According to Webster’s Dictionary, the word attachment can be defined as “the condition of being attached to something or someone in particular. Specifically, having affection, fondness or sympathy for someone.” Based on this definition, the concept of this word “attachment” appears to be pretty simple. However, attachment is anything but simple. Attachment holds complexity, and above all, attachment holds power. It is what evokes our jealousy and insecurity. It is what complicates our sought-after “friends with benefits” relationships. It is what makes goodbyes feel like losses rather than opportunities for gain. Though attachment is a natural response to emotions and interpersonal relationships, it can often lead to negative feelings of fear and unease. Maybe it’s possible that attachment is simply unavoidable and embedded in our biology. But what if it is possible to gain control over this complicated and compelling force that is attachment?
Though we seem to notice it the most in romantic relationships, attachment is something that dates all the way back to our infancy. Our attachment with our parents, specifically our mothers, is what guides our attachment styles in future relationships. There is no doubt that it acts as a natural, guiding force in our lives, allowing us to form bonds and maintain partnerships. Given the relaxed and casual dating culture we have moved toward in the last decade, many people gravitate toward the idea of a “no strings attached” or “hookup buddy” arrangement. It appears easy and fun, possessing the benefits of a relationship yet withholding the complications. However, as showcased in every romantic comedy since 2010, being friends with benefits just doesn’t always work out as smoothly as you think it will. Reasoning this from a scientific perspective is easy. When we cuddle, kiss or have sex, oxytocin is released into our bodies, building those emotions and attachments with or without our cognitive consent. That part of attachment truly is out of our control, and there’s nothing we can do to stop it no matter how hard we try. Rather, our control lies in our response to these emotions and attachment.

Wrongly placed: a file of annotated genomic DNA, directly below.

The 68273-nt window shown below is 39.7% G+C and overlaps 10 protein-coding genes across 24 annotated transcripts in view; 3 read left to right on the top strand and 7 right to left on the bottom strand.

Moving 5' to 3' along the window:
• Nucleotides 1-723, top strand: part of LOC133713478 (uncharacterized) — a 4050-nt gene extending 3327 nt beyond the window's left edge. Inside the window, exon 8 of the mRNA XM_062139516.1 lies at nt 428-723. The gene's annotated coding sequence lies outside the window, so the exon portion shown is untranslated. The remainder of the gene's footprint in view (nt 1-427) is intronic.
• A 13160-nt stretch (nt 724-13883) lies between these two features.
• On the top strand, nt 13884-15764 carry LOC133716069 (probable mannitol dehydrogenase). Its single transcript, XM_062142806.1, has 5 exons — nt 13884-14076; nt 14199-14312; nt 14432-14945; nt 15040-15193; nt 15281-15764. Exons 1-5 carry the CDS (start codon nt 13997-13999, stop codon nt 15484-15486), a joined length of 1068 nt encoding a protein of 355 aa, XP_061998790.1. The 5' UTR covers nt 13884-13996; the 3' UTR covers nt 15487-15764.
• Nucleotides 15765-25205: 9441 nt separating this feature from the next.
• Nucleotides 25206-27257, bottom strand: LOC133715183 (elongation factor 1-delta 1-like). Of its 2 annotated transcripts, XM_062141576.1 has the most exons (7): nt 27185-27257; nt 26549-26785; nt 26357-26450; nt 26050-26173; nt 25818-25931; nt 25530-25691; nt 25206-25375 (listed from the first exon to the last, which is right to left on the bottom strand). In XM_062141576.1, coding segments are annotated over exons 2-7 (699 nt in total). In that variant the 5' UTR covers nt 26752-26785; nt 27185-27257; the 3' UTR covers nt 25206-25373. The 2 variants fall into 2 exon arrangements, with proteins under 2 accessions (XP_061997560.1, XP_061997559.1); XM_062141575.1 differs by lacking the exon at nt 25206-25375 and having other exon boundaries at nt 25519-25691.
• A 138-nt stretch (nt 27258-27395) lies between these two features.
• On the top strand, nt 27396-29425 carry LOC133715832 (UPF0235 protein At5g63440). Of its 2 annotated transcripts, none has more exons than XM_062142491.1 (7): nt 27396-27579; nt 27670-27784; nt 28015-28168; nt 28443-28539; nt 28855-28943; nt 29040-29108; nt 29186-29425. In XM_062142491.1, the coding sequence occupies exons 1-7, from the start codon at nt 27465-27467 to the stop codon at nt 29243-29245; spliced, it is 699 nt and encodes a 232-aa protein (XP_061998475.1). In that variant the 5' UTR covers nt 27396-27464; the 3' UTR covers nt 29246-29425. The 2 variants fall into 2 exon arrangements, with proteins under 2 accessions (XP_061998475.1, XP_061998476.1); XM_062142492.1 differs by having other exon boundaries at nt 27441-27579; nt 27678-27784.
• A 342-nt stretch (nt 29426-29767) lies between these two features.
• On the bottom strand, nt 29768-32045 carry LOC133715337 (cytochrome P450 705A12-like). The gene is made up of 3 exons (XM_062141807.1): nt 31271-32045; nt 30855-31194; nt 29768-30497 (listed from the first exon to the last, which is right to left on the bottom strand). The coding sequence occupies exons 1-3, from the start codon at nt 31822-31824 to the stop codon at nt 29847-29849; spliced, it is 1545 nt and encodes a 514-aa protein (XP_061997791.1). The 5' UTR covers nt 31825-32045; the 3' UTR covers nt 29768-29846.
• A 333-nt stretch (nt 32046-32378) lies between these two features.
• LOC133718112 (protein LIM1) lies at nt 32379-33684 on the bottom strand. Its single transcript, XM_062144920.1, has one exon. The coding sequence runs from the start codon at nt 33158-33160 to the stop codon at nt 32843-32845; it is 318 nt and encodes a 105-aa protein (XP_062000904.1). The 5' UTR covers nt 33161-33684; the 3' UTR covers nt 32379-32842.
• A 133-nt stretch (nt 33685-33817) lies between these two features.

The mistake many people make when entering an “unattached” relationship comes from the misconception that they will be impervious to feelings. We often think of ourselves as invincible, possessing the ability to dictate how we feel and when we feel it. Whether we believe they are simply due to hormones or maybe something deeper like fate, we should know by now that this is never true. For some reason, society seems to view emotion as weakness, demanding that we learn to expunge or ignore them. Rather than attempting to acknowledge and understand them, we’re taught that it’s easier to just try casting them away. This idea of running from or hiding what we feel is based on nothing more than fear. Learning to love unattached means rejecting that fear. Learning to love unattached means recognizing, accepting and actually embracing the very emotions that attach us.
When we acknowledge and respect our feelings, we are giving ourselves validation and love. We give our minds and hearts a break when we remain honest and true rather than trying to force the reality we wish existed.
First, we have to remember that each person in our lives has in fact, their own life. Whether it’s our mother, father, brother, friend or a person we’re wholeheartedly in love with, each of us is on our own individual journey. Remembering this makes it a lot easier to take away the personal aspects of attachment that make us feel jealous, insecure or doubtful. Second, we have to learn to accept the way we feel without the expectation that our wants and desires will be met. This doesn’t mean caring about the other person more than we care for ourselves; if anything it means the exact opposite. When we acknowledge and respect our feelings, we are giving ourselves validation and love. We give our minds and hearts a break when we remain honest and true rather than trying to force the reality we wish existed. Once we reach this level of truth and openness, the attachment that seems to control us can become more of a bond to be thankful for. Rather than feeling resentful or hurt at the fact that things are not as we wish they were, we can begin to see the reasons as to why they are not.
Loving unattached means we respect ourselves and our emotions as well as those of the ones we find ourselves attached to. It means we recognize and acknowledge where we are in life and where they are in theirs. It means always wanting the best for both ourselves and them, even if that means going down different paths. For some, maintaining unattached love requires maintaining boundaries, some of which may need to be physical. And though sex and affection can make unattached love seem more difficult, I believe always remaining honest and true can only lead to positive outcomes. Though we will never be able to un-attach ourselves from emotions, we can un-attach ourselves from insecurity and jealousy. We can un-attach ourselves from disappointment and regret. Most importantly, we can un-attach ourselves from the fear that detaches us from love.
Allie Lebos wants you to respect your feelings and set yourself free from insecurity.